- Conclusion 2: It’s highly likely that I’m going to offend someone at some time
I have accepted that I’m unlikely to write the perfect culturally and gender aware novel/story. I’m likely to get things wrong and despite my best efforts, someone is going to get cranky with me. That leads me onto…
- Conclusion 3: Don’t worry about it too much in the first draft
In the same way that I gave myself permission to write crap in order to get writing at all, I’ve decided that while I’ll always try to keep gender/cultural issues in mind when writing, I’m not going to worry about my unconscious biases too much in the first draft stage because…
- Conclusion 4: The second and subsequent drafts are my friends
This, I’ve decided, is where the self editing/polishing phases need to come into their own. As well as other editing tasks, I’ll be looking at my own work with a specific gender/cultural awareness perspective and also asking my inner circle of readers to do the same and then trying to rework any problematic parts. But despite all that excellent effort…
- Conclusion 5: Something will slip through the net
Whether because it wasn’t caught by me in the writing process, or it is a bias that no one in my reading circle had recognised and brought to the surface, or I’m misunderstood somewhere down the line or because I’m just plain stupid, something will get out there written by me that genuinely and legitimately offends a group. I’m not talking about people just disagreeing with an opinion of mine – fortunately the world is too diverse a place to have everyone agree on pretty much anything. No, I mean I’ll represent a culture in a way that wasn’t meant to be offensive but is or inadvertently say something stupid and stereotyped about a female character.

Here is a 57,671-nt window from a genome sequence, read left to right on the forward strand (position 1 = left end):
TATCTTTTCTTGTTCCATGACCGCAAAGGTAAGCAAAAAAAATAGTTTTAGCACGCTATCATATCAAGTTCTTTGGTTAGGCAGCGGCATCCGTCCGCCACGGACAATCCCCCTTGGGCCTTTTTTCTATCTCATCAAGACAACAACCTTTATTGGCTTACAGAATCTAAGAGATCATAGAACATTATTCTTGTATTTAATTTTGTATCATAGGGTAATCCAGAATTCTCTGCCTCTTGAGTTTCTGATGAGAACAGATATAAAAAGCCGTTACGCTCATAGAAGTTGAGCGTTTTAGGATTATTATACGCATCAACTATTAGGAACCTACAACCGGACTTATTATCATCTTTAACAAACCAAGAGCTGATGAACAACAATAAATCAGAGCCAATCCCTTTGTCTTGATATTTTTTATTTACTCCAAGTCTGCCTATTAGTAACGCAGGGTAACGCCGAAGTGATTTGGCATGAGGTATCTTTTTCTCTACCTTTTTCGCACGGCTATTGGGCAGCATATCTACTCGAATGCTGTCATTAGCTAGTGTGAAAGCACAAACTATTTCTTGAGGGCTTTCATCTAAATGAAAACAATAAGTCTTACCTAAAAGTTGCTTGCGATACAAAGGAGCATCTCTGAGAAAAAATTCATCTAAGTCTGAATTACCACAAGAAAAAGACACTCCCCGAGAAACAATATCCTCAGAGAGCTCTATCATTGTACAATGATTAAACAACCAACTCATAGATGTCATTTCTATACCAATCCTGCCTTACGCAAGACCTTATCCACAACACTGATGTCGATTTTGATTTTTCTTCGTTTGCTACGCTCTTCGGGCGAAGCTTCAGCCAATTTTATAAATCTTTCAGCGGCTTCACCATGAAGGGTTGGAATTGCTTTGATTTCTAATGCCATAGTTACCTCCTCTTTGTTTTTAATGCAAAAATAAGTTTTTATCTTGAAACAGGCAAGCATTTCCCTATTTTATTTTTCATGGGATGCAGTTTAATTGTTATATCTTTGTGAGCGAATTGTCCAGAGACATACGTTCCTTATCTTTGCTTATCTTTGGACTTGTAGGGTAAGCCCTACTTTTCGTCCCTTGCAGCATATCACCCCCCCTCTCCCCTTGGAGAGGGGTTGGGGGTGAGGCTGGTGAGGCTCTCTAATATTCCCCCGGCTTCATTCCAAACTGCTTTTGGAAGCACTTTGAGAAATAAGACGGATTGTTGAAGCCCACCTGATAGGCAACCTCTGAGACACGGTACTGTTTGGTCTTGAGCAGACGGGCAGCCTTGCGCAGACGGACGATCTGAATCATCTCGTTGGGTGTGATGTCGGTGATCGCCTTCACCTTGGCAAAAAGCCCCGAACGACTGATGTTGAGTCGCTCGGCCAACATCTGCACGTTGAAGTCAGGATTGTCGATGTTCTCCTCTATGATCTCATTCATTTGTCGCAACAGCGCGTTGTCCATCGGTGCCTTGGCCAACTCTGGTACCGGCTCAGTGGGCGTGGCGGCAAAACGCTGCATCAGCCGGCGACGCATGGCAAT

In that case, I’ll acknowledge I’ve made a mistake, try to learn from it and not do it again in future work.
Re-reading this post, most of my conclusions seem like simple common sense. But there are a lot of well meaning people out there making valid observations about the biases and injustices that exist in the writing world, and it is easy to let it all overwhelm you.
So that is all. No great insights or worthy additions to the conversations on diversity in writing. Just some fairly simple musings on how these issues have impacted my writing process.
Have you had any paralysing moments in your writing or reading? I’d love to hear about them in the comments below.
(1) “Stuffed into a fridge” – just so you don’t have to look it up (it can be disturbing what you find in Google when you type in something like “stuffed into a fridge”), the term refers to a plot device where a female character is killed off solely to further the journey of the male hero.
This one is of particular concern to me, because at the start of one of my stories the male character does indeed lose his wife to the bad guys (I was trying to think of the worst possible thing that could happen to him to send him into a downward spiral with little to no support – that was it). And 60,000 words in it is kind of a key element of the plot. And I’m struggling to think of a different way of achieving the same effect…